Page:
Immunization services represent a significant financial opportunity for pharmacies as well, with the vaccine market expected to reach $49.27 billion by 2022, up from $32.31 billion in 2016, at a compound annual growth rate of 7.5%.3 Notably, pharmacists can generate revenue from both the immunization services and the additional business brought in by patients seeking vaccination. According to 1 estimate, “a 20% vaccination rate can drive a 6% increase in front-end sales.”4 Acknowledging this potential for profit, Beckner advised independent pharmacists to market their services by leveraging their relationships and reaching out to schools, churches, and other groups in their communities. It is also important, he added, for pharmacists to be familiar with reimbursement procedures and to bill for the both the vaccine and its administration.

“There is no question that immunizations can be an important source of revenue, but there are some idiosyncrasies with various plans in terms of being paid fairly for both products and services,” Beckner said. “Don’t sell yourself short; if you’re doing a half-hour travel consult, make sure you’re billing for it.”

With vaccination rates falling short of Healthy People 2020 goals,5 pharmacists have a particularly crucial role to play in promoting immunization among their patients, according to Beckner. Encouraging pharmacists to be proactive in screening patients and educating them on the benefits of vaccination, he also indicated that collaboration with other health care professionals was key to ensuring that patients receive all of their recommended vaccines.

“I think doctors and pharmacists can work together; particularly with vaccines that require a 2- or 3-dose series,” Beckner stated. “A patient might go to a doctor’s office for the first dose of a series and visit a pharmacy for subsequent doses.”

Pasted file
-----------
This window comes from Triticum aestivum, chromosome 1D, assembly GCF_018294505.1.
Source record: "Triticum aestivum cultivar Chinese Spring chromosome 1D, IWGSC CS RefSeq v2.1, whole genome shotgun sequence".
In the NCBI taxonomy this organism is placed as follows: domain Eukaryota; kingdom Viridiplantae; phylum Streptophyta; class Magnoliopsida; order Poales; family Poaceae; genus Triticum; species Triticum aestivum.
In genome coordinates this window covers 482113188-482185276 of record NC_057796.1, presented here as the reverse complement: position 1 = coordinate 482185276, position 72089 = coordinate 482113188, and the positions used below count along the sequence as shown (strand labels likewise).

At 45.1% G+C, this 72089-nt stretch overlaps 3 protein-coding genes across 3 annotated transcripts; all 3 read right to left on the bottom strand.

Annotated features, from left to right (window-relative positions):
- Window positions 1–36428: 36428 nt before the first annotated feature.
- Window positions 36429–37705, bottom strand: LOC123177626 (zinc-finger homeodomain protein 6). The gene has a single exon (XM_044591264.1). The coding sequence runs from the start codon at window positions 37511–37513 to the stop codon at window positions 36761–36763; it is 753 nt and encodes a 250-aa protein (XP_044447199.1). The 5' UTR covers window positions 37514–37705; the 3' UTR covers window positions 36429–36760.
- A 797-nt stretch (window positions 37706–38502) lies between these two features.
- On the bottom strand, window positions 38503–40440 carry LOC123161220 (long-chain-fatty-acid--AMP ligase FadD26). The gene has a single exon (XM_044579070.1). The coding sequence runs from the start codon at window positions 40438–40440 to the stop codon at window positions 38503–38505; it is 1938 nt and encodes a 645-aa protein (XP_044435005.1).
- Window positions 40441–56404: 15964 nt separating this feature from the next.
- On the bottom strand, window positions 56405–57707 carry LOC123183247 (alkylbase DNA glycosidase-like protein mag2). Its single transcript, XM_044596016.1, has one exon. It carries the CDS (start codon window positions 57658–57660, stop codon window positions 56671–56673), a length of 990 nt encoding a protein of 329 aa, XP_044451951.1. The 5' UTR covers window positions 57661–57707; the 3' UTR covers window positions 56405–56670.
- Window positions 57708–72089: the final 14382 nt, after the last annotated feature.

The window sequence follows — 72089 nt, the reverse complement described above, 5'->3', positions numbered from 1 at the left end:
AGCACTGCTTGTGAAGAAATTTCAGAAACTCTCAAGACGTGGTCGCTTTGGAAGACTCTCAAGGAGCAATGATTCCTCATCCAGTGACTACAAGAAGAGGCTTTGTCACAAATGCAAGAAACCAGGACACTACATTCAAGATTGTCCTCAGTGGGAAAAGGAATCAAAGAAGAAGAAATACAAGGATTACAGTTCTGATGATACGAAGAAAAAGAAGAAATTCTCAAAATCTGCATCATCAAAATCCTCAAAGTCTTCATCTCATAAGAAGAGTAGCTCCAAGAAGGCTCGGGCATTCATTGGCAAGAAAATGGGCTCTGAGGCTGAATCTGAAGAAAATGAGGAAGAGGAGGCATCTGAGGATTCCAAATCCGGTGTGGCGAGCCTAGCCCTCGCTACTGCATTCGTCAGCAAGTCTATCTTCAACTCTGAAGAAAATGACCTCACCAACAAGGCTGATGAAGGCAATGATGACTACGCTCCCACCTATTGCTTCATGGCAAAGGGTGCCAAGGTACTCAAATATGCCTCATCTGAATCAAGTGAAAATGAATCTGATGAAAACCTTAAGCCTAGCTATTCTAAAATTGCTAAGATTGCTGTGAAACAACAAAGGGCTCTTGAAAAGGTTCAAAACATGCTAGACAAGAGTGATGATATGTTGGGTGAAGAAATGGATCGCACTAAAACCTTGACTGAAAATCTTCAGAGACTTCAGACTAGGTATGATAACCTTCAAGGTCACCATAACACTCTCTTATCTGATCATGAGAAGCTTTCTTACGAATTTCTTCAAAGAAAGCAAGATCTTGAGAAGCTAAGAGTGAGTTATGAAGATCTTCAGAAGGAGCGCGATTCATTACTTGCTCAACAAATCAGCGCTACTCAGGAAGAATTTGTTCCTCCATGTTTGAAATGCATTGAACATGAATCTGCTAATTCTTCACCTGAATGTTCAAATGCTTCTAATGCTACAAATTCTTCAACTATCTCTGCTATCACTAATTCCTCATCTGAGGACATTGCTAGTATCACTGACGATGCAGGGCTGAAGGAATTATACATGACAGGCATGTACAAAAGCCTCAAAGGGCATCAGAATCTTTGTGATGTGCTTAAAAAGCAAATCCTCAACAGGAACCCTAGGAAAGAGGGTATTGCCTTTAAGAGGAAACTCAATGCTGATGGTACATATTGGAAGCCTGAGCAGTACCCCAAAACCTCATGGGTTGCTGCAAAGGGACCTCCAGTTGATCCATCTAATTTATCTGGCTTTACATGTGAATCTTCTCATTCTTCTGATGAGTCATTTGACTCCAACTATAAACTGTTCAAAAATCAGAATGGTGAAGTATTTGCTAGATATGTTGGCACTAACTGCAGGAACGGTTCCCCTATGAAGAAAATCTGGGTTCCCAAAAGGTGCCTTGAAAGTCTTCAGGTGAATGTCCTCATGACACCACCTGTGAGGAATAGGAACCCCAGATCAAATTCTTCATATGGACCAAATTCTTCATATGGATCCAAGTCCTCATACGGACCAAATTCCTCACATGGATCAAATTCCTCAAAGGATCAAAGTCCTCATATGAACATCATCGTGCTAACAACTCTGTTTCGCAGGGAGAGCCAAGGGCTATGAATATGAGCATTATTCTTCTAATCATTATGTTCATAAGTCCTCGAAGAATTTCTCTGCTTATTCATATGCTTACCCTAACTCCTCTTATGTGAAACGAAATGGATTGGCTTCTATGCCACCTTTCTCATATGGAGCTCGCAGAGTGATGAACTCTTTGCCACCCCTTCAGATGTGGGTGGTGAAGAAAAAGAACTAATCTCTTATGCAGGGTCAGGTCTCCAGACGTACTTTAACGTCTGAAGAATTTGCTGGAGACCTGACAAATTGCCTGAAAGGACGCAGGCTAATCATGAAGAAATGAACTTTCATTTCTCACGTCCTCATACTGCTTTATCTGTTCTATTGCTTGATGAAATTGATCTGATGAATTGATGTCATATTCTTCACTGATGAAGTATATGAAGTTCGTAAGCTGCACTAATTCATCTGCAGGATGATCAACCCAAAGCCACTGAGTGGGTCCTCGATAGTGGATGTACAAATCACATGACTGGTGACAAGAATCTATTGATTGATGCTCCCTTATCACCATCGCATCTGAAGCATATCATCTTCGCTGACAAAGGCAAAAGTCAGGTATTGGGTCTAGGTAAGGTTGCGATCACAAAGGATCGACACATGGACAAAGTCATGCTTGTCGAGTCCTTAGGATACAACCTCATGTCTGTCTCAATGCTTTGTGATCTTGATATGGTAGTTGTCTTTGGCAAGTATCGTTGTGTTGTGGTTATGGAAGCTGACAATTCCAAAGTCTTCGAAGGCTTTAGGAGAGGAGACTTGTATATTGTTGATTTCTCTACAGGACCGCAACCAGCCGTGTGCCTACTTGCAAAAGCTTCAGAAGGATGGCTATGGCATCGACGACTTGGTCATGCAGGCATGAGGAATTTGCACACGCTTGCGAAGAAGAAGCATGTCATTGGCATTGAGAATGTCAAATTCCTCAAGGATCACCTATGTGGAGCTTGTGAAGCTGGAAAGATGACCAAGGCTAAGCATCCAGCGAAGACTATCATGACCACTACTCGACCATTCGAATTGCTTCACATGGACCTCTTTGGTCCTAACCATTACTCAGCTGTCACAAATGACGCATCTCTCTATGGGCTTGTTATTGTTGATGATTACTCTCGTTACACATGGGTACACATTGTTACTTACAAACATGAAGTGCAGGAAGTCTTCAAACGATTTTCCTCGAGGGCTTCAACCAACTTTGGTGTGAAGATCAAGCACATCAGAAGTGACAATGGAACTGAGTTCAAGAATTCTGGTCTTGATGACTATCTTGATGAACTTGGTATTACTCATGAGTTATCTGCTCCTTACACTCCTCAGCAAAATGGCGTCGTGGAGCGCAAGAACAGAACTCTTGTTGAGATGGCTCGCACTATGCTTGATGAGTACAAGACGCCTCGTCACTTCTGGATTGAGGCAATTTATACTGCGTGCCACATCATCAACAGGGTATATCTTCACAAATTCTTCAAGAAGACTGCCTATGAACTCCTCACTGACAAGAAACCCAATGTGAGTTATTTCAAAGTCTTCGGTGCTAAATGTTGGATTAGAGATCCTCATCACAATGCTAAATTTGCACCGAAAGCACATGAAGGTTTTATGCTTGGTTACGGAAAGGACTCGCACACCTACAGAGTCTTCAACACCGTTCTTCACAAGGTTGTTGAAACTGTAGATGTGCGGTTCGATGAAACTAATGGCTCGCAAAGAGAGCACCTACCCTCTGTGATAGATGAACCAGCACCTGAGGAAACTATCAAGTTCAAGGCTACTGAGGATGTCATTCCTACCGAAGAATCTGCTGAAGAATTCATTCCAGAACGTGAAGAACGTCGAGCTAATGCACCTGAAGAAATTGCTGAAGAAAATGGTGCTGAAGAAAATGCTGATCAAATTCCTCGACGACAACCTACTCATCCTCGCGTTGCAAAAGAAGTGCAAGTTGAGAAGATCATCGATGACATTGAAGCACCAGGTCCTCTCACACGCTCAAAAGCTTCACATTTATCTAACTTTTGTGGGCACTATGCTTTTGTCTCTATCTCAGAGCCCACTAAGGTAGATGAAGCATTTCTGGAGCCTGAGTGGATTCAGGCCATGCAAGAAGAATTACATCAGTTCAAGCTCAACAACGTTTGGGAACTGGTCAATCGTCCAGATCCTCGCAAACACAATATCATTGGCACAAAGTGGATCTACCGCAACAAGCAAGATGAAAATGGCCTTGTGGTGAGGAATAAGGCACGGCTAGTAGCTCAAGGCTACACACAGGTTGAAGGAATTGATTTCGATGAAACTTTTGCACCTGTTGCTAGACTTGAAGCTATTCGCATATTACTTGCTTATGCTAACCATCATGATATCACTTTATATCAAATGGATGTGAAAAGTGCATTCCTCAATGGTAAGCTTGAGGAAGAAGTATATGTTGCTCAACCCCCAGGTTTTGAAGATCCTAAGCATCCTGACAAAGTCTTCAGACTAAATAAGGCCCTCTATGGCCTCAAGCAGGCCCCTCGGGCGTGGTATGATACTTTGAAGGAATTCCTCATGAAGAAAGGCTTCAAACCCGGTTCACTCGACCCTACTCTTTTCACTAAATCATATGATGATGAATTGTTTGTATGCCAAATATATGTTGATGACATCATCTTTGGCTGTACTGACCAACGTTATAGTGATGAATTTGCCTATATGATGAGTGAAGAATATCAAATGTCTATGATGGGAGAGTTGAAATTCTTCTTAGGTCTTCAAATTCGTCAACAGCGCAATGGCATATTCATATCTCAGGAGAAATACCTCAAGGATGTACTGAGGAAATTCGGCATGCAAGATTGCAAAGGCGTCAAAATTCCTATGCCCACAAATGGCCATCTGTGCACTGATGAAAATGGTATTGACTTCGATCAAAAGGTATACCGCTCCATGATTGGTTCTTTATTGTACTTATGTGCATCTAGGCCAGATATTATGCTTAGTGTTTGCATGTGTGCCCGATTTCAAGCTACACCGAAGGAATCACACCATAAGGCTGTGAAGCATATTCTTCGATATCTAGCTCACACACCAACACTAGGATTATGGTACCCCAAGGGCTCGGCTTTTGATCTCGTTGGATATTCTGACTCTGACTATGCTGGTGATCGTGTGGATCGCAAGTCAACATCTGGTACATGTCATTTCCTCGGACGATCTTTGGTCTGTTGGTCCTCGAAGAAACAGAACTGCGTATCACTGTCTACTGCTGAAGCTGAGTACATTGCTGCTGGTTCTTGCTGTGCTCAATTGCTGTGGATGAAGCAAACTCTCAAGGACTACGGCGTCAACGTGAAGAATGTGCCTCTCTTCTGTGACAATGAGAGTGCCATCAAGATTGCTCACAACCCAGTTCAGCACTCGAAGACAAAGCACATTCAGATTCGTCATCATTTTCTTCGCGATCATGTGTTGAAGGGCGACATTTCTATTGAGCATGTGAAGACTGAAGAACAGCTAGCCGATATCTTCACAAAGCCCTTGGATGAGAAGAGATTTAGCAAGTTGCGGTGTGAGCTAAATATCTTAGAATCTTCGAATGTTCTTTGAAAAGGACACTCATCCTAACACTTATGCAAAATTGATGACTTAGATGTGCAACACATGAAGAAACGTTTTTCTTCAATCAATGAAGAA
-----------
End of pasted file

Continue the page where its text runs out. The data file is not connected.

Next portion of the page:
Ultimately, Beckner emphasized that pharmacy-based immunization services not only save costs and produce revenue, but also improve patient health and contribute to better outcomes, illustrating the value that pharmacists bring to the entire health care team.

“Offering differentiated services such as immunization is very important, but more and more, these services lead to improved outcomes and that’s where pharmacists can add value,” he said. “That’s hopefully where payors are going to take notice and look at the impact of pharmacists on total health care costs."


References
  1. Pharmacist-administered immunizations: what does your state allow? American Pharmacists Association website. . Published October 1, 2015. Accessed July 9, 2018.
  2. Winegarden W. New study: patients could save time and money if neighborhood pharmacies can administer more vaccines. Pacific Research Institute website. . Published April 17, 2018. Accessed July 9, 2018.
  3. Vaccine market by technology (live, conjugate, toxoid, recombinant), disease (influenza, DTaP, HPV, hepatitis, rotavirus, TT, polio, MMR, varicella, dengue, TB, rabies), route (IM, SC, ID, Oral), end user (Pediatric, Adult) & type - forecast to 2022. Markets and Markets website. . Published August 2017. Accessed July 9, 2018.
  4. Dudzinski R. Immunizations: shot in the arm for retail pharmacy. Chain Drug Review website. August 29, 2017. . Accessed July 9, 2018.
  5. Williams WW, Lu PJ, O’Halloran A, et al; CDC. Surveillance of vaccination coverage among adult populations-United States, 2014. MMWR Surveill Summ. 2016;65(1):1-36. doi: 10.15585/mmwr.ss6501a1.